Hey, Alex, that’s a great question! I think that depends on a lot of factors. For me it took about a year, and for most of that time I was probably spending close to 40 hours a week studying. During that time I studied for the RHCSA and the RHCE to try to get a strong foundation in linux, and then I took a free CCNA course (did not take the exam) to try and get up to speed on networking and the OSI model. Afterwards I started going through a ton of DevOps courses on linux academy (now merged with ACloudGuru). I setup a home lab and containerized things, setup jenkins to create CI/CD pipelines, played around with kubernetes and canary deployments, and ended up getting a basic AWS certification. At this point I started applying for jobs and I hit a wall. With no experience and no degree it was pretty challenging to get past most of the HR filters, and 4 of the 5 job interviews I got all came from networking and going to meetups. I had to really sell myself and my skills at picking up new technologies quickly in order to be considered once I managed to get an interview, so this involved a lot of interview prep and spending a lot of time figuring out how to build a strong resume.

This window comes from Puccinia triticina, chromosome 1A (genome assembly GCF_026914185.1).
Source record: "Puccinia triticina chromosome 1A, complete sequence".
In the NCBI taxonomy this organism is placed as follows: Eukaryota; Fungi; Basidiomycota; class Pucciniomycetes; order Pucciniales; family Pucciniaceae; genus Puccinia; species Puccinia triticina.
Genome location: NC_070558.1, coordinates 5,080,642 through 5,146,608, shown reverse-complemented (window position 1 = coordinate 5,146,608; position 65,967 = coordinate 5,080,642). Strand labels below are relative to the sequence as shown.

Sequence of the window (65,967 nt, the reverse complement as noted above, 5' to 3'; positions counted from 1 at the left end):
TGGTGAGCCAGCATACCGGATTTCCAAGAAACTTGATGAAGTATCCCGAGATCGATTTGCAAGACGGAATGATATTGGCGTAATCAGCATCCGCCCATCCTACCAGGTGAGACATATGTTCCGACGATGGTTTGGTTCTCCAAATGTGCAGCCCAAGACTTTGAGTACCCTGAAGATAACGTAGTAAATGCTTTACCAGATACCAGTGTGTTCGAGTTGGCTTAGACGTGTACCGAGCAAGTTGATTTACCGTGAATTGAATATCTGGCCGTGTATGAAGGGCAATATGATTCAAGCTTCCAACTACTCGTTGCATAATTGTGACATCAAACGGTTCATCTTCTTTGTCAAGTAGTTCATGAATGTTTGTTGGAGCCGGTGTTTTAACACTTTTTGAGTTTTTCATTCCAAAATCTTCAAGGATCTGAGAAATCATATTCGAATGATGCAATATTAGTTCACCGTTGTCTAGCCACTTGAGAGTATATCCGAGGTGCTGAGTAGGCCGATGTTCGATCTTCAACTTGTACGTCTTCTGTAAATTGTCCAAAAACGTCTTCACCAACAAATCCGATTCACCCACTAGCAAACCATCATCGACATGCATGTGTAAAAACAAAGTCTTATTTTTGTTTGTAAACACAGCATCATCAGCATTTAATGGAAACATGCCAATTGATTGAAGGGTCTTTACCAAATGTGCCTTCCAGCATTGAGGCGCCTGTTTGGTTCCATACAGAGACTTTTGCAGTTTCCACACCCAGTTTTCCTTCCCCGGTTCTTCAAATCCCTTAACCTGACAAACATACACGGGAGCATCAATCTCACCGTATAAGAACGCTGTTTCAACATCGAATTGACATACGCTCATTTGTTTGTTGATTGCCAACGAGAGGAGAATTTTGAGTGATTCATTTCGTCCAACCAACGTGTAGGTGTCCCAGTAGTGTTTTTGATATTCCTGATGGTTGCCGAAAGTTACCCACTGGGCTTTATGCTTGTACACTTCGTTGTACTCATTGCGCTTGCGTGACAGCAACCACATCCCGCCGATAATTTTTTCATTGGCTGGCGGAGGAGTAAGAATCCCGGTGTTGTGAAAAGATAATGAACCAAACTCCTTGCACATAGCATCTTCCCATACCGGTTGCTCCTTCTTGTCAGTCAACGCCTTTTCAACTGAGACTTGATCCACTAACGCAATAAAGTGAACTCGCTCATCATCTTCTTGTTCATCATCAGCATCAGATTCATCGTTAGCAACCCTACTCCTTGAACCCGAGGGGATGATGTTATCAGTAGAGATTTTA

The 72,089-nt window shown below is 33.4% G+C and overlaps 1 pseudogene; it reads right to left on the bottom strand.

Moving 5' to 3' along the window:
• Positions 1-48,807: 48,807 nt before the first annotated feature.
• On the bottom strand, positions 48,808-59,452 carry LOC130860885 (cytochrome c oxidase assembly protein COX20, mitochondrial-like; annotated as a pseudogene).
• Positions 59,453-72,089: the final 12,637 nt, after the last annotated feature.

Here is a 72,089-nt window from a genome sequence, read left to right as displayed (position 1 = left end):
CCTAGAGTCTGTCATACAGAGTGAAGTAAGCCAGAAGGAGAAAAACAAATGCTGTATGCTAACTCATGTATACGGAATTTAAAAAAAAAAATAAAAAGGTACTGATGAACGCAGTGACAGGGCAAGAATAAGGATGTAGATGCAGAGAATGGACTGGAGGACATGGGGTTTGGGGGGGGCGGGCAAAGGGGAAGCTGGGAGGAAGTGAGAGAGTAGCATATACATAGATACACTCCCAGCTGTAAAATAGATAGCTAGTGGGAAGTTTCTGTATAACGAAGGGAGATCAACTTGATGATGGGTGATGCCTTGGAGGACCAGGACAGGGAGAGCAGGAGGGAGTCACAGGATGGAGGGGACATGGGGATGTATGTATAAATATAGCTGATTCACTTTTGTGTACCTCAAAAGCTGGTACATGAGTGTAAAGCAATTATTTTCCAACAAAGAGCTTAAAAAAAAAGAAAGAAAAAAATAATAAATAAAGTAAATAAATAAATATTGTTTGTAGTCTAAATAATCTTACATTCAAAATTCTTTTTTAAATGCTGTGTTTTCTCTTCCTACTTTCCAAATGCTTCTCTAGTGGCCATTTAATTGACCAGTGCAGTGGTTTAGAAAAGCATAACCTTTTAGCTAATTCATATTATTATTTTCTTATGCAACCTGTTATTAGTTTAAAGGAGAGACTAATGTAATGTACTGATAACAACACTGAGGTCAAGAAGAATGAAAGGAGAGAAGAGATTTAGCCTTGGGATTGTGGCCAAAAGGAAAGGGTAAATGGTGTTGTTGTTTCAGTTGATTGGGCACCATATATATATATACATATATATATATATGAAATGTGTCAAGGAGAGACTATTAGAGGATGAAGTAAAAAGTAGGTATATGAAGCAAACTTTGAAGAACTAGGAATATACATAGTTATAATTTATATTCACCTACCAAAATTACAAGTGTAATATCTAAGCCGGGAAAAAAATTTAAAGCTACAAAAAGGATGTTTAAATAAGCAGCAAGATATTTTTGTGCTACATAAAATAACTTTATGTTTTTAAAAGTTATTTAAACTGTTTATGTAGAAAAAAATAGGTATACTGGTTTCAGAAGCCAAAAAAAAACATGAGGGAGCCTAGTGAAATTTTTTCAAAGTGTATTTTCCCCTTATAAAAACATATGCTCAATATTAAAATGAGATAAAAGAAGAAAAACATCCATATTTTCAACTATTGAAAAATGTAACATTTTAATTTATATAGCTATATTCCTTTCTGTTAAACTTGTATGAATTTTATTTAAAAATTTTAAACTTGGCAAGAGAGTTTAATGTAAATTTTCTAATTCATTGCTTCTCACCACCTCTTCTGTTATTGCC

While that doesn’t directly answer your question, hopefully it gives you an idea of what the path can look like and what you will have to focus time on. If you already have some knowledge in any of these areas or if you have more or less time to put towards studying that will affect how long it takes as well. Networking and talking to others about their day to day jobs helped tremendously in shaping what I needed to learn!